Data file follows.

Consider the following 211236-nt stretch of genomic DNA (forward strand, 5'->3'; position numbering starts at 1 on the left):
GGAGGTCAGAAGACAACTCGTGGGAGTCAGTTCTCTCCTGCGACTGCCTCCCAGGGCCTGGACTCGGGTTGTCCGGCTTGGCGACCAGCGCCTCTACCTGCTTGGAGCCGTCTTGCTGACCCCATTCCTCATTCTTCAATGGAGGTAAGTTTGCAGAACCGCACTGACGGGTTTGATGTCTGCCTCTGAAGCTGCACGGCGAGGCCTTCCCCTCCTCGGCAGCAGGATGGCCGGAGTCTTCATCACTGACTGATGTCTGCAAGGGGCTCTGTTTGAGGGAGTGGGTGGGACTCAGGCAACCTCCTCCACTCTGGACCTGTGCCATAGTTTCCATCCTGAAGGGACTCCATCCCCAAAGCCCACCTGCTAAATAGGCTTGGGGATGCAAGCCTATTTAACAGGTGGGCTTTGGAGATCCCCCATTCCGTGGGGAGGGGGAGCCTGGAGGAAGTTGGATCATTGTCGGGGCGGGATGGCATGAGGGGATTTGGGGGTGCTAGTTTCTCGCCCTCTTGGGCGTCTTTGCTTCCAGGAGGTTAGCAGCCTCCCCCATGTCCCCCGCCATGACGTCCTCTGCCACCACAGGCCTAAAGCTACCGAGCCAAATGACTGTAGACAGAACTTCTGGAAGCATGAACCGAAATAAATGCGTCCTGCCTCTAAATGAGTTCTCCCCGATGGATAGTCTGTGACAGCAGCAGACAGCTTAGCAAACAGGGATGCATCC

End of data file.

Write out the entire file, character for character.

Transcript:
Consider the following 211236-nt stretch of genomic DNA (forward strand, 5'->3'; position numbering starts at 1 on the left):
GGAGGTCAGAAGACAACTCGTGGGAGTCAGTTCTCTCCTGCGACTGCCTCCCAGGGCCTGGACTCGGGTTGTCCGGCTTGGCGACCAGCGCCTCTACCTGCTTGGAGCCGTCTTGCTGACCCCATTCCTCATTCTTCAATGGAGGTAAGTTTGCAGAACCGCACTGACGGGTTTGATGTCTGCCTCTGAAGCTGCACGGCGAGGCCTTCCCCTCCTCGGCAGCAGGATGGCCGGAGTCTTCATCACTGACTGATGTCTGCAAGGGGCTCTGTTTGAGGGAGTGGGTGGGACTCAGGCAACCTCCTCCACTCTGGACCTGTGCCATAGTTTCCATCCTGAAGGGACTCCATCCCCAAAGCCCACCTGCTAAATAGGCTTGGGGATGCAAGCCTATTTAACAGGTGGGCTTTGGAGATCCCCCATTCCGTGGGGAGGGGGAGCCTGGAGGAAGTTGGATCATTGTCGGGGCGGGATGGCATGAGGGGATTTGGGGGTGCTAGTTTCTCGCCCTCTTGGGCGTCTTTGCTTCCAGGAGGTTAGCAGCCTCCCCCATGTCCCCCGCCATGACGTCCTCTGCCACCACAGGCCTAAAGCTACCGAGCCAAATGACTGTAGACAGAACTTCTGGAAGCATGAACCGAAATAAATGCGTCCTGCCTCTAAATGAGTTCTCCCCGATGGATAGTCTGTGACAGCAGCAGACAGCTTAGCAAACAGGGATGCATCC